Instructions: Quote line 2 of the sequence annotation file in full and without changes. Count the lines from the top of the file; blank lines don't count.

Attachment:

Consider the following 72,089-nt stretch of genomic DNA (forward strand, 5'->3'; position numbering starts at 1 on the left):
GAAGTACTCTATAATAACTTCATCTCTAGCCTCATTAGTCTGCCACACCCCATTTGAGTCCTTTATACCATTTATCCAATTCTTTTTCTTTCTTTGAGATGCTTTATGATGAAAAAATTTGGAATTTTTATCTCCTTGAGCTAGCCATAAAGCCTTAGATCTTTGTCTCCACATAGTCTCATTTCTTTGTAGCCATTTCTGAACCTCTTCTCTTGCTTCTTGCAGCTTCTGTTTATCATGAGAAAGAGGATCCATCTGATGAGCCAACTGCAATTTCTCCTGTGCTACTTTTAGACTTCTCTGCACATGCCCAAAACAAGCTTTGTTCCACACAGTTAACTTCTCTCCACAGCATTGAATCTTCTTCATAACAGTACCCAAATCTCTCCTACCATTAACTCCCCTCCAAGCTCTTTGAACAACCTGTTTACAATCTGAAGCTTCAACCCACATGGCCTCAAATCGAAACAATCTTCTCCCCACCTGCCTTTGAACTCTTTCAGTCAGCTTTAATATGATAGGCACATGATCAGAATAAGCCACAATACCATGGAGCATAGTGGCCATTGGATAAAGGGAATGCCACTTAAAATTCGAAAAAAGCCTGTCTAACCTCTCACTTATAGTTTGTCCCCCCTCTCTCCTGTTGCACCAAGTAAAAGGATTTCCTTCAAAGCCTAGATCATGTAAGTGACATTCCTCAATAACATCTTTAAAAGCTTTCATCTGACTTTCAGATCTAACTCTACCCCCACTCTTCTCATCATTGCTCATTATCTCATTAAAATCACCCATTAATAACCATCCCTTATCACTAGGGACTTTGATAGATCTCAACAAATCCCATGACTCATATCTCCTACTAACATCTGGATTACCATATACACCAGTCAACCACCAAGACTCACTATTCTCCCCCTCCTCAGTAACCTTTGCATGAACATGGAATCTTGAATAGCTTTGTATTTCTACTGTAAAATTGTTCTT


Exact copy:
GAAGTACTCTATAATAACTTCATCTCTAGCCTCATTAGTCTGCCACACCCCATTTGAGTCCTTTATACCATTTATCCAATTCTTTTTCTTTCTTTGAGATGCTTTATGATGAAAAAATTTGGAATTTTTATCTCCTTGAGCTAGCCATAAAGCCTTAGATCTTTGTCTCCACATAGTCTCATTTCTTTGTAGCCATTTCTGAACCTCTTCTCTTGCTTCTTGCAGCTTCTGTTTATCATGAGAAAGAGGATCCATCTGATGAGCCAACTGCAATTTCTCCTGTGCTACTTTTAGACTTCTCTGCACATGCCCAAAACAAGCTTTGTTCCACACAGTTAACTTCTCTCCACAGCATTGAATCTTCTTCATAACAGTACCCAAATCTCTCCTACCATTAACTCCCCTCCAAGCTCTTTGAACAACCTGTTTACAATCTGAAGCTTCAACCCACATGGCCTCAAATCGAAACAATCTTCTCCCCACCTGCCTTTGAACTCTTTCAGTCAGCTTTAATATGATAGGCACATGATCAGAATAAGCCACAATACCATGGAGCATAGTGGCCATTGGATAAAGGGAATGCCACTTAAAATTCGAAAAAAGCCTGTCTAACCTCTCACTTATAGTTTGTCCCCCCTCTCTCCTGTTGCACCAAGTAAAAGGATTTCCTTCAAAGCCTAGATCATGTAAGTGACATTCCTCAATAACATCTTTAAAAGCTTTCATCTGACTTTCAGATCTAACTCTACCCCCACTCTTCTCATCATTGCTCATTATCTCATTAAAATCACCCATTAATAACCATCCCTTATCACTAGGGACTTTGATAGATCTCAACAAATCCCATGACTCATATCTCCTACTAACATCTGGATTACCATATACACCAGTCAACCACCAAGACTCACTATTCTCCCCCTCCTCAGTAACCTTTGCATGAACATGGAATCTTGAATAGCTTTGTATTTCTACTGTAAAATTGTTCTT